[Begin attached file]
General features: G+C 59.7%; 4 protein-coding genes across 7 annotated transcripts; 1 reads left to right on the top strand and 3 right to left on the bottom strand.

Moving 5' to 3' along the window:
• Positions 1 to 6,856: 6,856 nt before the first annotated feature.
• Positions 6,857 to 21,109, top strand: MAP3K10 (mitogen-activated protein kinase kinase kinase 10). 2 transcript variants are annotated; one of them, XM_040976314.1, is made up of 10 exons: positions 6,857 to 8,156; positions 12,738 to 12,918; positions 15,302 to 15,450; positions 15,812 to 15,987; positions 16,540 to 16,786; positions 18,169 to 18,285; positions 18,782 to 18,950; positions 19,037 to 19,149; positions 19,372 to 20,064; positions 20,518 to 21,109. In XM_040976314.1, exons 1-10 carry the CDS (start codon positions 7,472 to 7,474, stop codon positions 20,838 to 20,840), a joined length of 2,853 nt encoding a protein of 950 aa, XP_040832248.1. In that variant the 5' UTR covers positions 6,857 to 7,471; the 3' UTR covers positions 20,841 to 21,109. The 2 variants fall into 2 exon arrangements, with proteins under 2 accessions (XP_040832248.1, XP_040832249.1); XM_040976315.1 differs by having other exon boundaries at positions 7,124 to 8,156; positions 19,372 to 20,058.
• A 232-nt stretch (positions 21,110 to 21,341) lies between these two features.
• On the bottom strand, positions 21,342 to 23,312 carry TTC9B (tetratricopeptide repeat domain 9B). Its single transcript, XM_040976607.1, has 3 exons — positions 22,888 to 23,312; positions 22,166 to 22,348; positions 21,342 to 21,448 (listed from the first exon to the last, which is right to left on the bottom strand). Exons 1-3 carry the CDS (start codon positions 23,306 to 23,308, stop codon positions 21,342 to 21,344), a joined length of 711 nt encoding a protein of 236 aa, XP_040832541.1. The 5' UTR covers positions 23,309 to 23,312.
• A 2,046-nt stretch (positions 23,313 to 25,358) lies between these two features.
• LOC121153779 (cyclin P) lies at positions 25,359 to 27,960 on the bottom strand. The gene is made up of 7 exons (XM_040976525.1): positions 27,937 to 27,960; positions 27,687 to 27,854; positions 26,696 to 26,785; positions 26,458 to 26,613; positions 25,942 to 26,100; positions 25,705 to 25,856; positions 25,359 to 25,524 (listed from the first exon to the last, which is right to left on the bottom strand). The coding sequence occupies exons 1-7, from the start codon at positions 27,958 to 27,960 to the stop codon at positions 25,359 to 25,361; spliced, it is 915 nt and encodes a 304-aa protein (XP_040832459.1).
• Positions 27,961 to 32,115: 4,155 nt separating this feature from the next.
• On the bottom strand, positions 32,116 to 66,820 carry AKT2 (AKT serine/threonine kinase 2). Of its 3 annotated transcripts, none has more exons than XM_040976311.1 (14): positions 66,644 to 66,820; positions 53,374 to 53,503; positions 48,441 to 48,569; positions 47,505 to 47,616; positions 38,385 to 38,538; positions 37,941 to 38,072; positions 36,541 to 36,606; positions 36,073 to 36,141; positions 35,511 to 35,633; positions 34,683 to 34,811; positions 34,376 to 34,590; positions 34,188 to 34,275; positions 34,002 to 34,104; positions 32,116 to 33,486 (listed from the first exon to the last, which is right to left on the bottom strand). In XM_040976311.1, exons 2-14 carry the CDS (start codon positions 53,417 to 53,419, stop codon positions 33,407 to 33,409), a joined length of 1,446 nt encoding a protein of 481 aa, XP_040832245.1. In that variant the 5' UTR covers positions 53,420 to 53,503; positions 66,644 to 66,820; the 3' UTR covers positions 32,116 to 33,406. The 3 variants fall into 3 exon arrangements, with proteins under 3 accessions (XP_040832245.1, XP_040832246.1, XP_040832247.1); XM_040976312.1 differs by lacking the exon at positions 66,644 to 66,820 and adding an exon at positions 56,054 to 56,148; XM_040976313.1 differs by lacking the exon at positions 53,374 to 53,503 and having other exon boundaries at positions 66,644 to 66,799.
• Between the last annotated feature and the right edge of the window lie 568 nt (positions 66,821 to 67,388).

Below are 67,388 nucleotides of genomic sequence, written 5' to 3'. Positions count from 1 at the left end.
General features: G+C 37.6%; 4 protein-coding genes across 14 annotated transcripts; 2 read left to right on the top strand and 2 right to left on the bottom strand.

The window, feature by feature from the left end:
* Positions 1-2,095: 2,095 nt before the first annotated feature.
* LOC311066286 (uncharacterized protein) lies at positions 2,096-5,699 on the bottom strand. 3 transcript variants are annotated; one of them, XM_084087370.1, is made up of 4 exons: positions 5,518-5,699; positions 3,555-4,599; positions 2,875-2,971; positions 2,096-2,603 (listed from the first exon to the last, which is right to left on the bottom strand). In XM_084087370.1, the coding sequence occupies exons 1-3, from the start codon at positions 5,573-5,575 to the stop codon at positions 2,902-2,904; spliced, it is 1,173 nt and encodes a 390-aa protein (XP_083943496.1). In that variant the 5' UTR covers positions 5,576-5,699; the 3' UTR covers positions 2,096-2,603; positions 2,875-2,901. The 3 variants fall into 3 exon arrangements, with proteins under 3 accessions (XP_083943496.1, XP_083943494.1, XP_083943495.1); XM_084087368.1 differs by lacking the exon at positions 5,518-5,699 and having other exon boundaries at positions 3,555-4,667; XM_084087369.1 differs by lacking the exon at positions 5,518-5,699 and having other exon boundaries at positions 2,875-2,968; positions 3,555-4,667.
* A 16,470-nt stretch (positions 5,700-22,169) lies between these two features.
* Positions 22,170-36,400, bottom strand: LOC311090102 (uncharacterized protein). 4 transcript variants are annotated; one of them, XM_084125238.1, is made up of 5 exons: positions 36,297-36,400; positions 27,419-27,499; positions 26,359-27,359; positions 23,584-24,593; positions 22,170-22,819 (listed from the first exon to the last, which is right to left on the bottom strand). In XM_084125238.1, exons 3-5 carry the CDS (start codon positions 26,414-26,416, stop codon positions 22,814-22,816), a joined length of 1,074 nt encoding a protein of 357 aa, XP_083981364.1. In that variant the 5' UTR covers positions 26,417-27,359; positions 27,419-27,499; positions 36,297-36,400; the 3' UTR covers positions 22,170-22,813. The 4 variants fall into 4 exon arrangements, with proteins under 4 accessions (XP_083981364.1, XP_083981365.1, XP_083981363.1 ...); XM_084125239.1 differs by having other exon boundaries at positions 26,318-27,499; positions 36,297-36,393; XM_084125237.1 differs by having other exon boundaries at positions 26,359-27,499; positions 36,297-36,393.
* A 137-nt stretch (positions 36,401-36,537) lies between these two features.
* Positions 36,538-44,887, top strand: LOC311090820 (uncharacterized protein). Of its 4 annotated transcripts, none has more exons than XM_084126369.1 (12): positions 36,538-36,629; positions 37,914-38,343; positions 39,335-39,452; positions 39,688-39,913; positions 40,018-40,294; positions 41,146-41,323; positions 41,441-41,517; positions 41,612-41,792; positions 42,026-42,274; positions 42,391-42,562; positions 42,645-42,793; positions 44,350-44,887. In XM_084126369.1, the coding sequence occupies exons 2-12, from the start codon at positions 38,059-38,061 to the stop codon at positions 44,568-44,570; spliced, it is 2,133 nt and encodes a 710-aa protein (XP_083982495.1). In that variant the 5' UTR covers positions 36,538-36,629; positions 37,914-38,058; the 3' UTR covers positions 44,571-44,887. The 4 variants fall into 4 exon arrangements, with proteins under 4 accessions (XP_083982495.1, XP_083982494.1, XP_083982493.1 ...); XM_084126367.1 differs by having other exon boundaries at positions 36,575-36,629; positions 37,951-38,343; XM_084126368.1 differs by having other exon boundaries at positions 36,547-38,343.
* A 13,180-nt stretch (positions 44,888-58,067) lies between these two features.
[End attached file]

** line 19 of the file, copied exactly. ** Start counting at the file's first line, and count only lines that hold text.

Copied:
* A 137-nt stretch (positions 36,401-36,537) lies between these two features.